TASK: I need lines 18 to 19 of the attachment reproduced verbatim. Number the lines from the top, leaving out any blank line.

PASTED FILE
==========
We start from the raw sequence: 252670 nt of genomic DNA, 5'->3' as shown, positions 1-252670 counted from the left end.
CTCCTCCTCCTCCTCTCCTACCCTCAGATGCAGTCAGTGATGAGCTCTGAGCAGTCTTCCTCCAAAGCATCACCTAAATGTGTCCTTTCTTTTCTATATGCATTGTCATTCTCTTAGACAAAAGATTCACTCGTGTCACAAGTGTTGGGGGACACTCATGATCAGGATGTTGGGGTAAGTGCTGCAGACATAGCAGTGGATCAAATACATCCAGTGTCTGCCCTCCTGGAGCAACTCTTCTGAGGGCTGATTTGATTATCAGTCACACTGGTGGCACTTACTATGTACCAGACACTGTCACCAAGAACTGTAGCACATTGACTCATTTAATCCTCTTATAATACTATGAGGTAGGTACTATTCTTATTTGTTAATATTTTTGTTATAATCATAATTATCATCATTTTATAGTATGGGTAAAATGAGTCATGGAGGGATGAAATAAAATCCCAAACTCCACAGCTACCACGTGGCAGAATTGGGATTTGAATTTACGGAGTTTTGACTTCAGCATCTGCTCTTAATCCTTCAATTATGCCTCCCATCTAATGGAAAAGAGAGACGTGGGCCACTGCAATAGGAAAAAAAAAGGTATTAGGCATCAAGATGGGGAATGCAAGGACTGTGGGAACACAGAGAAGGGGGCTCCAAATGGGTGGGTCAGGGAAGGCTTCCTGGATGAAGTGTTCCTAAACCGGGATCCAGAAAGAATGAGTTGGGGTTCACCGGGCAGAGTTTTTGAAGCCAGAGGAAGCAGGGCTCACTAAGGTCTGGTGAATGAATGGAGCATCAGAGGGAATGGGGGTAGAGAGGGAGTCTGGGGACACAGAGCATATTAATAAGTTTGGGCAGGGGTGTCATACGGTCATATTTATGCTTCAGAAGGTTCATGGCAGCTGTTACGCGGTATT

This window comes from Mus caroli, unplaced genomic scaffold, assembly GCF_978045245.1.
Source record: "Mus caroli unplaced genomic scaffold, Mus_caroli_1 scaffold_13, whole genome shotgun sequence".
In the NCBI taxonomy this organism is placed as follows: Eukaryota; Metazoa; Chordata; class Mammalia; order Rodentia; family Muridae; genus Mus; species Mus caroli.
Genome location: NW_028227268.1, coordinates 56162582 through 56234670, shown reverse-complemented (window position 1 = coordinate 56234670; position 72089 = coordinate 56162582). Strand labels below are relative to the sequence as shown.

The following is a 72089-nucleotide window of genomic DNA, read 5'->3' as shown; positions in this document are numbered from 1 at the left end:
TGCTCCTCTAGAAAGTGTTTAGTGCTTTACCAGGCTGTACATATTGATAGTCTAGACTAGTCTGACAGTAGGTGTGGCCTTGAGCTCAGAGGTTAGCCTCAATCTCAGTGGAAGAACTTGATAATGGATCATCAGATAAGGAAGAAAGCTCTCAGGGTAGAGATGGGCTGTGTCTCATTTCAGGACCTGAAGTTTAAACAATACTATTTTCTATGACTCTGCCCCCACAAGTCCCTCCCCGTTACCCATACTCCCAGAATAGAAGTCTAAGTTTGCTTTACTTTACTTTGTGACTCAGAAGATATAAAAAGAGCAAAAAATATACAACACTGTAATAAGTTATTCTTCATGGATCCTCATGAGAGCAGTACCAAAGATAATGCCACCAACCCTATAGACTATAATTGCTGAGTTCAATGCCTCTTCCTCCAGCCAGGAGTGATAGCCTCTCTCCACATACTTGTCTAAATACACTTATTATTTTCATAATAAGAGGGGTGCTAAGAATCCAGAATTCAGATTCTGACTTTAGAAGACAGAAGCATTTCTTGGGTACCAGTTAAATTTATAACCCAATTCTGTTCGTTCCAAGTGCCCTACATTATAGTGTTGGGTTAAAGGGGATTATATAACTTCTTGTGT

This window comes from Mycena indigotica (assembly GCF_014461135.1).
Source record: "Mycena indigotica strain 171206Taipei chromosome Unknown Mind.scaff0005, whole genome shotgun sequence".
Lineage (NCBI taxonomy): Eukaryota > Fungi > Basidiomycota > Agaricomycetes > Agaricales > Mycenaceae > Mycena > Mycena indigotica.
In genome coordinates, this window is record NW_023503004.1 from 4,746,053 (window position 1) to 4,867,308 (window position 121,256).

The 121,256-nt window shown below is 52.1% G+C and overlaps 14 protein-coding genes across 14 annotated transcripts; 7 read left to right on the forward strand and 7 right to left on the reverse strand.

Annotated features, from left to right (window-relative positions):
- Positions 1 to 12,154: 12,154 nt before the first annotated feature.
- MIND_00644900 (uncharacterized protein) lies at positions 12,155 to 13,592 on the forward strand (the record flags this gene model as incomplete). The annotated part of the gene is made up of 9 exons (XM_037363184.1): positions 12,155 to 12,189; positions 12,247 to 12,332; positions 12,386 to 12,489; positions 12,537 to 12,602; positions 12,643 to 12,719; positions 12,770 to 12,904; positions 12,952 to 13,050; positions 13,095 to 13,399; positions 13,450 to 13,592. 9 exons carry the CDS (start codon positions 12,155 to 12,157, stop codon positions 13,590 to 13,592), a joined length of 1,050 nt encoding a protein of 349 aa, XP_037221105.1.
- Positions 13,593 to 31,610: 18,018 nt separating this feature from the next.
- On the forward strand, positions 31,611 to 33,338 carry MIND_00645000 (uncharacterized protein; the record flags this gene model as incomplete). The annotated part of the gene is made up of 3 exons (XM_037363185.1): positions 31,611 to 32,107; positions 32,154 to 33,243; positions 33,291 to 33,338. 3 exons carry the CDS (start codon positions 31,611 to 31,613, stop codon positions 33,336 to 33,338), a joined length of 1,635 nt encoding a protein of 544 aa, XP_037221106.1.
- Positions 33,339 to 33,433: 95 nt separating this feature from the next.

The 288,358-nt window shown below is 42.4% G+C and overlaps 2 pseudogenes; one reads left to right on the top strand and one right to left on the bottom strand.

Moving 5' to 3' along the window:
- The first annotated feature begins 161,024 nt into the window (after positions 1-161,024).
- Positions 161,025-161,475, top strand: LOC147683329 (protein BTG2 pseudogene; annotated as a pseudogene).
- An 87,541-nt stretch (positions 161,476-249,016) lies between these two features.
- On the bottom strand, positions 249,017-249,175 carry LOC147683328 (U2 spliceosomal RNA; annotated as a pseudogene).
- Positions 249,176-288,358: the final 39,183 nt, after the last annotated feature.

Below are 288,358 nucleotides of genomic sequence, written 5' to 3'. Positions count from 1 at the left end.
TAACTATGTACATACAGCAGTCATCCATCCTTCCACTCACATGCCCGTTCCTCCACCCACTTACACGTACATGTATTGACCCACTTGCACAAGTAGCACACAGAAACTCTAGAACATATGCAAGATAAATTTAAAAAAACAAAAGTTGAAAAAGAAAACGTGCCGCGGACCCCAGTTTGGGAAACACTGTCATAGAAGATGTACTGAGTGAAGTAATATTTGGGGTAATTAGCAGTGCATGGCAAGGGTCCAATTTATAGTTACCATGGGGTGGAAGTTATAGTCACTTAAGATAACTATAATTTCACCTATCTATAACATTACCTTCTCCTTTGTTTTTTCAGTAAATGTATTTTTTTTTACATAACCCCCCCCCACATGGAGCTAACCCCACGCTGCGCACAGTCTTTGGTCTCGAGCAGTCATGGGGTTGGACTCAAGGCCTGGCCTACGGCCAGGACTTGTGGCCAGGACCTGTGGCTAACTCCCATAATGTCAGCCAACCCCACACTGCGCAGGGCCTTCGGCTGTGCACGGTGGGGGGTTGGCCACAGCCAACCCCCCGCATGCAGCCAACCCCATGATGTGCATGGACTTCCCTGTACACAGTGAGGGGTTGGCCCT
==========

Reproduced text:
- On the forward strand, positions 31,611 to 33,338 carry MIND_00645000 (uncharacterized protein; the record flags this gene model as incomplete). The annotated part of the gene is made up of 3 exons (XM_037363185.1): positions 31,611 to 32,107; positions 32,154 to 33,243; positions 33,291 to 33,338. 3 exons carry the CDS (start codon positions 31,611 to 31,613, stop codon positions 33,336 to 33,338), a joined length of 1,635 nt encoding a protein of 544 aa, XP_037221106.1.
- Positions 33,339 to 33,433: 95 nt separating this feature from the next.